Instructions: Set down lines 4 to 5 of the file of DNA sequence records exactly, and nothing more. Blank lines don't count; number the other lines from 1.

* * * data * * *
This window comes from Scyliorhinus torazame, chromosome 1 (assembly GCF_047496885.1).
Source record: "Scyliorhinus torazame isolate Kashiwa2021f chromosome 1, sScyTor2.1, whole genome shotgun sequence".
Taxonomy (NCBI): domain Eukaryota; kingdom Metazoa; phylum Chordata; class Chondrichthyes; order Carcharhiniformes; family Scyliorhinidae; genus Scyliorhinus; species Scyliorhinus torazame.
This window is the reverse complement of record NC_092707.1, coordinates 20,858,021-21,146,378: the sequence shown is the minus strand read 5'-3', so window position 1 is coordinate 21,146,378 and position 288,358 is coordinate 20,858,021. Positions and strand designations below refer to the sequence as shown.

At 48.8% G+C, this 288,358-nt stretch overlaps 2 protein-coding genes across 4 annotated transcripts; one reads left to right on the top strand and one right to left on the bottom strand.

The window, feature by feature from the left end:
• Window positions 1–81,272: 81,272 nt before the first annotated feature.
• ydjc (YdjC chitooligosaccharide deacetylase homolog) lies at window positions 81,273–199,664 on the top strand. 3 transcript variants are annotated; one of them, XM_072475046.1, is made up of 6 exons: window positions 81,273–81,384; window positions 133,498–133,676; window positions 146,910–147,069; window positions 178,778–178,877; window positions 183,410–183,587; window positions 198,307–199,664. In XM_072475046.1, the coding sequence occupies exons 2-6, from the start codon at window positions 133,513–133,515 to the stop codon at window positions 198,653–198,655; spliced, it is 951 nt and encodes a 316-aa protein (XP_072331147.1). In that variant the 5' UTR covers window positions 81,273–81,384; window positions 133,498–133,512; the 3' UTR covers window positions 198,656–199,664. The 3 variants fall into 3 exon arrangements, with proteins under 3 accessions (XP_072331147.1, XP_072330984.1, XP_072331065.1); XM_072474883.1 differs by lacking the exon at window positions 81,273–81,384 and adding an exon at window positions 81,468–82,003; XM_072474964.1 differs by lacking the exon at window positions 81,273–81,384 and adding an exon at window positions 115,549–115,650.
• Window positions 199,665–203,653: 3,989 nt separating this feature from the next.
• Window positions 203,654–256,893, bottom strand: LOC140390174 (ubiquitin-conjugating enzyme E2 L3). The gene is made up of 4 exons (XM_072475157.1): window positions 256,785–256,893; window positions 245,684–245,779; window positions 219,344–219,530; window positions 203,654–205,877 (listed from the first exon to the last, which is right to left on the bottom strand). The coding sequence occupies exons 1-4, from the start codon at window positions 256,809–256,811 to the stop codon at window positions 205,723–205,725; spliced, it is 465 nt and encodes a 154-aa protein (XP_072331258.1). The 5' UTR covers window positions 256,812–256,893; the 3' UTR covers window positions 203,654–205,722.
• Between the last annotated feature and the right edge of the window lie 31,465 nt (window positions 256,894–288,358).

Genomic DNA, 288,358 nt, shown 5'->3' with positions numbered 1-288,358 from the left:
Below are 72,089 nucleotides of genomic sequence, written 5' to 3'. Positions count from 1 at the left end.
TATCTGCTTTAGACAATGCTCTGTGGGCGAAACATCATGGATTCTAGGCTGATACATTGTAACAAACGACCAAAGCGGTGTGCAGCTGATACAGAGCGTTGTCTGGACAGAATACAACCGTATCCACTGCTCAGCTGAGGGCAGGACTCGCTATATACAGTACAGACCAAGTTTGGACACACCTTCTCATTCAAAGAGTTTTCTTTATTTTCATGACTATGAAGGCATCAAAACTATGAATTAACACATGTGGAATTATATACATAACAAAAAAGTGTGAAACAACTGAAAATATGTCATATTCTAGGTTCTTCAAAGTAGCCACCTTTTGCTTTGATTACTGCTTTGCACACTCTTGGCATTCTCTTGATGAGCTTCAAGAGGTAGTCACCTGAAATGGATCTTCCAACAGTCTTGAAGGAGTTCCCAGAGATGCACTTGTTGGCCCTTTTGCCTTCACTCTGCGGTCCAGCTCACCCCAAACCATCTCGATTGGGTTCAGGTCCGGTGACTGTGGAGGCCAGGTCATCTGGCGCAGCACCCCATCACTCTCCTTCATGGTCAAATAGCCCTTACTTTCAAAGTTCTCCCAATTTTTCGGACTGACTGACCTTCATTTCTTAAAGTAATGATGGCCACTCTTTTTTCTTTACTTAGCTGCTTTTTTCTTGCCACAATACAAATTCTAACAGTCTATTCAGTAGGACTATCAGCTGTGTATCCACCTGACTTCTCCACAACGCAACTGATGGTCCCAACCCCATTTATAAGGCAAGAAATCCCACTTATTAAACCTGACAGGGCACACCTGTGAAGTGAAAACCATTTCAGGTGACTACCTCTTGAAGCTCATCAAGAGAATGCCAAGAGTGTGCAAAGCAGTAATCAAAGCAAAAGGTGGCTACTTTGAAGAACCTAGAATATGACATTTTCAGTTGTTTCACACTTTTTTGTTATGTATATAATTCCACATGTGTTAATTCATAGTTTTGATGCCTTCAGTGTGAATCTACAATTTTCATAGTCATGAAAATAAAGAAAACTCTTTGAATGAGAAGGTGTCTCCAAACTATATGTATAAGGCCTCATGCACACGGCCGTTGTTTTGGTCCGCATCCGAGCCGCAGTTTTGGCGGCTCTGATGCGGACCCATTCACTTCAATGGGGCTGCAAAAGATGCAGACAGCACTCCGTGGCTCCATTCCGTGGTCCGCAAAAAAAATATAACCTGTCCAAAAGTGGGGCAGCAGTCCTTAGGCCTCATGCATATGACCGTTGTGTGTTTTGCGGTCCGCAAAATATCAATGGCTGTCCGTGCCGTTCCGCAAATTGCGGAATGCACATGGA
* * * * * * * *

This window is the reverse complement of record NC_092707.1, coordinates 20,858,021-21,146,378: the sequence shown is the minus strand read 5'-3', so window position 1 is coordinate 21,146,378 and position 288,358 is coordinate 20,858,021. Positions and strand designations below refer to the sequence as shown.

At 48.8% G+C, this 288,358-nt stretch overlaps 2 protein-coding genes across 4 annotated transcripts; one reads left to right on the top strand and one right to left on the bottom strand.